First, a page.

Herbaceous plants don’t have hard, woody stems and their buds don’t survive winter above ground. Woody plants, in contrast, survive the winter above ground and they include many species of trees, shrubs, and vines. The wood in their stems is made of secondary xylem (plant vascular tissue that grows in rings) and is often covered with bark. That woody plants survive year to year and continue to grow makes them the tallest and largest types of plants on Earth.

Types of Herbaceous Plants

Herbaceous plants are also known as herbs. Whether they are perennial, annual, or biennial depends partially on the zone they are grown in based on the USDA Plant Hardiness Zone Map. It all depends on whether the plant can survive frost and frigid winter temperatures. For example, basil is a perennial in USDA hardiness zones 10 and above where frost is rare. It’s an annual in zones below 10 where frost and colder temperatures are more common. Therefore, the list of annual plants below is based on USDA hardiness zones 10 and below.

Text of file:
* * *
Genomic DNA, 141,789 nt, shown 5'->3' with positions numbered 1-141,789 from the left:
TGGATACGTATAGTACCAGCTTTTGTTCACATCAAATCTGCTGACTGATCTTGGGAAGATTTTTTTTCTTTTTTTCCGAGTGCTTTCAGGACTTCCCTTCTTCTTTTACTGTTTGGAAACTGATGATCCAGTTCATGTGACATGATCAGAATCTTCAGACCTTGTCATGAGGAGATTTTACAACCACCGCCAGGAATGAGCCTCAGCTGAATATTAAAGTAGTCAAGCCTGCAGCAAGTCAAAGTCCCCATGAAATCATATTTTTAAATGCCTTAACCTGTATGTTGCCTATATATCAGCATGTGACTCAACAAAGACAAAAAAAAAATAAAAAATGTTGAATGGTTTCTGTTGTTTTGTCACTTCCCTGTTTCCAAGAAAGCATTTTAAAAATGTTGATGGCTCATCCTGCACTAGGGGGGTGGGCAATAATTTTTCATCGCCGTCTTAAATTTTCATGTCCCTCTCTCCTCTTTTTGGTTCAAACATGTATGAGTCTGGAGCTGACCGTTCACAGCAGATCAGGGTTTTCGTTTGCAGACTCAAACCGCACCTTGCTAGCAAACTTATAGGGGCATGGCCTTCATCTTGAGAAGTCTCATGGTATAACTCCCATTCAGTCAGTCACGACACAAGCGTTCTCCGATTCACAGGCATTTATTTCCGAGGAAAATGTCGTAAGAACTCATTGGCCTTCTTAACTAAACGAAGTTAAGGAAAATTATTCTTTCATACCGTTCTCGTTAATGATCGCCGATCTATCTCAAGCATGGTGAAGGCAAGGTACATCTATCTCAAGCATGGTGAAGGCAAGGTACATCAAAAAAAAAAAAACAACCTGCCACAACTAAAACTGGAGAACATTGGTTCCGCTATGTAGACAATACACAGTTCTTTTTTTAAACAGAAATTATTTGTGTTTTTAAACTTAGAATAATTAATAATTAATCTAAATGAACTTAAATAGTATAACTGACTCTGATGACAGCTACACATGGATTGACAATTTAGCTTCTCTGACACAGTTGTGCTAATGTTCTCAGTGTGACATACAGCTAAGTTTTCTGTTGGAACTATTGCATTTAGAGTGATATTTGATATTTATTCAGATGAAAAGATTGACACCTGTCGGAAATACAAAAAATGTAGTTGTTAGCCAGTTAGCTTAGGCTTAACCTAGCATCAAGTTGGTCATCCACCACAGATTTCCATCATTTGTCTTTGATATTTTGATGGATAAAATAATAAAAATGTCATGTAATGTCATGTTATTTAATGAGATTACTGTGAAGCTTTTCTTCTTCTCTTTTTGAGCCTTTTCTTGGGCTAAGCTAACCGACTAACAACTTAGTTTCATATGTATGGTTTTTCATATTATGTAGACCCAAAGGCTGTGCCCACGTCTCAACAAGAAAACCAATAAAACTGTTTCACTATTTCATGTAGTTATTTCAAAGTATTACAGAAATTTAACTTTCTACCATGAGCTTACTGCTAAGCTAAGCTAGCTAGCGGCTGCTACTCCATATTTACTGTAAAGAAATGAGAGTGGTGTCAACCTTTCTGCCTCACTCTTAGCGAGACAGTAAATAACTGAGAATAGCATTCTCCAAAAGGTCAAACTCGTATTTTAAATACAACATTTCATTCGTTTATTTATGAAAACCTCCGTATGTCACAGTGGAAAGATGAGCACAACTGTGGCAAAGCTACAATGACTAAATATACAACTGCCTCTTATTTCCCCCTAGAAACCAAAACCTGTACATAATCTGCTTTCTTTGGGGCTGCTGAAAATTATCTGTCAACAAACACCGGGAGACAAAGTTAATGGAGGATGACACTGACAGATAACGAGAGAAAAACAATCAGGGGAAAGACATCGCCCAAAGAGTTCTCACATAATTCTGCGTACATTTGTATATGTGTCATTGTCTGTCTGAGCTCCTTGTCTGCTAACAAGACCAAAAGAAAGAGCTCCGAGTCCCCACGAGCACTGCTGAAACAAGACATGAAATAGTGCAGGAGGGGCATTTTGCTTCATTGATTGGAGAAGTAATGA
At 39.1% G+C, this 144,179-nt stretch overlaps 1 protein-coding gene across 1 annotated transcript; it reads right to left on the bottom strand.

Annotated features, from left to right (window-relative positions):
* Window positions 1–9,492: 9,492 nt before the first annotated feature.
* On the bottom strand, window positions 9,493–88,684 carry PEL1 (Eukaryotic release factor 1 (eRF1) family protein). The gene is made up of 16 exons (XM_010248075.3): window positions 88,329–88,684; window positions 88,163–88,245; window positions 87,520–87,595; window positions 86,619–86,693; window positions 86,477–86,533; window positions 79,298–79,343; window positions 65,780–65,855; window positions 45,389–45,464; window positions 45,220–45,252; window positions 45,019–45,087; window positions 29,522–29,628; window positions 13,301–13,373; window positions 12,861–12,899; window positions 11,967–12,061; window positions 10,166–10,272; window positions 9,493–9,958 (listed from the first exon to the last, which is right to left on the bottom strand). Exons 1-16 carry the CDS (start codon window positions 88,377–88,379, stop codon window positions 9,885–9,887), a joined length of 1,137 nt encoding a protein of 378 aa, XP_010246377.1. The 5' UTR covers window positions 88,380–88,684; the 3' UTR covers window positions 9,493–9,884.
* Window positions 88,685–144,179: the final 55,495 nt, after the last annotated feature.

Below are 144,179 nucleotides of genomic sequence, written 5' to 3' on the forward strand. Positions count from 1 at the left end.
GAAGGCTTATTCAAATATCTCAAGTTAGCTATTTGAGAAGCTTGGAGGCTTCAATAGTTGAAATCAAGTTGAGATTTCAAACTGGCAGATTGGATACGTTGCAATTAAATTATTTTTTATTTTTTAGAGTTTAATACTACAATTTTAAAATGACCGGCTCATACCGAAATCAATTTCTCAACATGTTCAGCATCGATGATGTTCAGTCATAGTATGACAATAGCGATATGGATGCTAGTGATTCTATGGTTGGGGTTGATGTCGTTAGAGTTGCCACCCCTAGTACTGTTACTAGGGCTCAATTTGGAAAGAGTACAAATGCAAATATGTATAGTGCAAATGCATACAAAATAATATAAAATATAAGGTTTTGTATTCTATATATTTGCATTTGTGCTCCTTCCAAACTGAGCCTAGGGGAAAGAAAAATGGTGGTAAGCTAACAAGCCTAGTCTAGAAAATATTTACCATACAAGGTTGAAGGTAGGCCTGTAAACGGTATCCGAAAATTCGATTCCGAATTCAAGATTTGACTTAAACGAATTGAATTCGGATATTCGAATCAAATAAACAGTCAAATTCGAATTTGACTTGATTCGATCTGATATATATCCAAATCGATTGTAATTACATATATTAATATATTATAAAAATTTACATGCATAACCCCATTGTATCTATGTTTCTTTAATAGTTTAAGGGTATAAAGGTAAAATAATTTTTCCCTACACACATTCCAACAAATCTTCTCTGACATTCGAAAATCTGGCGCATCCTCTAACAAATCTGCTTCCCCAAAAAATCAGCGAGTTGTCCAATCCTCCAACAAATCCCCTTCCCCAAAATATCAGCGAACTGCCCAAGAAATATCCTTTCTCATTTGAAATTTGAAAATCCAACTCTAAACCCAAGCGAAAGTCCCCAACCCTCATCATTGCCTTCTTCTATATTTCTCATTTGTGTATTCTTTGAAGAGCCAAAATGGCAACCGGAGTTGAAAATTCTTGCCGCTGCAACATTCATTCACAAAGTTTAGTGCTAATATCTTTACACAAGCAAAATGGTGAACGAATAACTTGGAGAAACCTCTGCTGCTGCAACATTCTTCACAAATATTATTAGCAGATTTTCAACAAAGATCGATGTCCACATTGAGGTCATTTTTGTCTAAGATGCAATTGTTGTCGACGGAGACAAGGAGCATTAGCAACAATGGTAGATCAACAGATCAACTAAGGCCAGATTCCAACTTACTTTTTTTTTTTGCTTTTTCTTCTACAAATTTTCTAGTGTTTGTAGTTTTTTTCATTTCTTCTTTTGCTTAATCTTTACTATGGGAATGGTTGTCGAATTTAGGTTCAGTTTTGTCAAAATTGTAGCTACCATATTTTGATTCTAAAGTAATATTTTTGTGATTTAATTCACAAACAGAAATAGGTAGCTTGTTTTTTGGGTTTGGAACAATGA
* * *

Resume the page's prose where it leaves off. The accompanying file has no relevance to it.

Perennial Herbaceous Plants

Perennial herbs have roots that survive winter below the ground and allow the plants to regrow in the spring. Some examples of perennial herbaceous plants are columbine, daisies, delphiniums, mums, peonies, salvia, potatoes, hostas, mint, catnip, tarragon, ferns, and most grasses.

Annual Herbaceous Plants

Annual herbaceous plants die in winter or after they have produced flowers and fruit, so they must be replanted each year. Examples of these are basil, winter savory, dill, marjoram, fennel, German chamomile, chervil, and cilantro.

Biennial Herbaceous Plants

Biennial herbs are like perennials in that their parts that grow below ground survive the winter, but they flower and die in their second year. Examples of these are carrots, stevia, spinach, lettuce, sage, parsley, parsnips, Black-Eyed Susan, ragwort, and onions. The underground parts of perennial and biennial herbs that live through winter include bulbs, corms, stolons, rhizomes, and tubers.


  • Herbaceous Plant. (n.d.). In Wikipedia. Retrieved March 29, 2018 from https://en.wikipedia.org/wiki/Herbaceous_plant
  • USDA Plant Hardiness Zone Map. (n.d.). United States Department of Agriculture Research Service. Retrieved from http://planthardiness.ars.usda.gov/PHZMWeb/